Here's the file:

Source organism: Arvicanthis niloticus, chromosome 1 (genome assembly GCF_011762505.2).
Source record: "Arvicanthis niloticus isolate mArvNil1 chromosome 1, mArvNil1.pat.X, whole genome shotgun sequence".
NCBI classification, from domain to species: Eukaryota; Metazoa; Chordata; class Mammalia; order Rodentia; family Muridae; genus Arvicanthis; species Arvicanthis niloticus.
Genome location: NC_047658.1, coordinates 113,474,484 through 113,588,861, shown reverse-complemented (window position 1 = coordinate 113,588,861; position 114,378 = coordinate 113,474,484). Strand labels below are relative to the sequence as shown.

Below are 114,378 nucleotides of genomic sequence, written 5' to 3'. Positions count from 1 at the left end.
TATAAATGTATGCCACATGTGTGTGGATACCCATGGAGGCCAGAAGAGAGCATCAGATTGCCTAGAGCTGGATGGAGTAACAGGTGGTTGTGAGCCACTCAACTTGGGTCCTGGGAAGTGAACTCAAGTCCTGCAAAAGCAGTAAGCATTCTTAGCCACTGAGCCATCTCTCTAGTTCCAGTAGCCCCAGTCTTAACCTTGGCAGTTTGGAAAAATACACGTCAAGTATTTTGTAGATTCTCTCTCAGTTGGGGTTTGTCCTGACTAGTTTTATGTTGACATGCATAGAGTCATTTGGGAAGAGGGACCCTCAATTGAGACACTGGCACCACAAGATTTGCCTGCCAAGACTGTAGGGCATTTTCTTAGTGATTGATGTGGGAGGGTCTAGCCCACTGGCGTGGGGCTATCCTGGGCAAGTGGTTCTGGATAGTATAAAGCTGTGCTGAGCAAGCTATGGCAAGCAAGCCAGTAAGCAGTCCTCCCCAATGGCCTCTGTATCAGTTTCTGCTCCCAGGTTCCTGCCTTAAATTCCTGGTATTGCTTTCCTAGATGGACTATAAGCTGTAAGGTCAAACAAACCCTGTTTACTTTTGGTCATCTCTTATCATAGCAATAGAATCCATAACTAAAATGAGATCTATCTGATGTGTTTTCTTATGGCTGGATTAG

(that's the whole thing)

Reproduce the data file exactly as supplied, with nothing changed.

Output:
Source organism: Arvicanthis niloticus, chromosome 1 (genome assembly GCF_011762505.2).
Source record: "Arvicanthis niloticus isolate mArvNil1 chromosome 1, mArvNil1.pat.X, whole genome shotgun sequence".
NCBI classification, from domain to species: Eukaryota; Metazoa; Chordata; class Mammalia; order Rodentia; family Muridae; genus Arvicanthis; species Arvicanthis niloticus.
Genome location: NC_047658.1, coordinates 113,474,484 through 113,588,861, shown reverse-complemented (window position 1 = coordinate 113,588,861; position 114,378 = coordinate 113,474,484). Strand labels below are relative to the sequence as shown.

Below are 114,378 nucleotides of genomic sequence, written 5' to 3'. Positions count from 1 at the left end.
TATAAATGTATGCCACATGTGTGTGGATACCCATGGAGGCCAGAAGAGAGCATCAGATTGCCTAGAGCTGGATGGAGTAACAGGTGGTTGTGAGCCACTCAACTTGGGTCCTGGGAAGTGAACTCAAGTCCTGCAAAAGCAGTAAGCATTCTTAGCCACTGAGCCATCTCTCTAGTTCCAGTAGCCCCAGTCTTAACCTTGGCAGTTTGGAAAAATACACGTCAAGTATTTTGTAGATTCTCTCTCAGTTGGGGTTTGTCCTGACTAGTTTTATGTTGACATGCATAGAGTCATTTGGGAAGAGGGACCCTCAATTGAGACACTGGCACCACAAGATTTGCCTGCCAAGACTGTAGGGCATTTTCTTAGTGATTGATGTGGGAGGGTCTAGCCCACTGGCGTGGGGCTATCCTGGGCAAGTGGTTCTGGATAGTATAAAGCTGTGCTGAGCAAGCTATGGCAAGCAAGCCAGTAAGCAGTCCTCCCCAATGGCCTCTGTATCAGTTTCTGCTCCCAGGTTCCTGCCTTAAATTCCTGGTATTGCTTTCCTAGATGGACTATAAGCTGTAAGGTCAAACAAACCCTGTTTACTTTTGGTCATCTCTTATCATAGCAATAGAATCCATAACTAAAATGAGATCTATCTGATGTGTTTTCTTATGGCTGGATTAG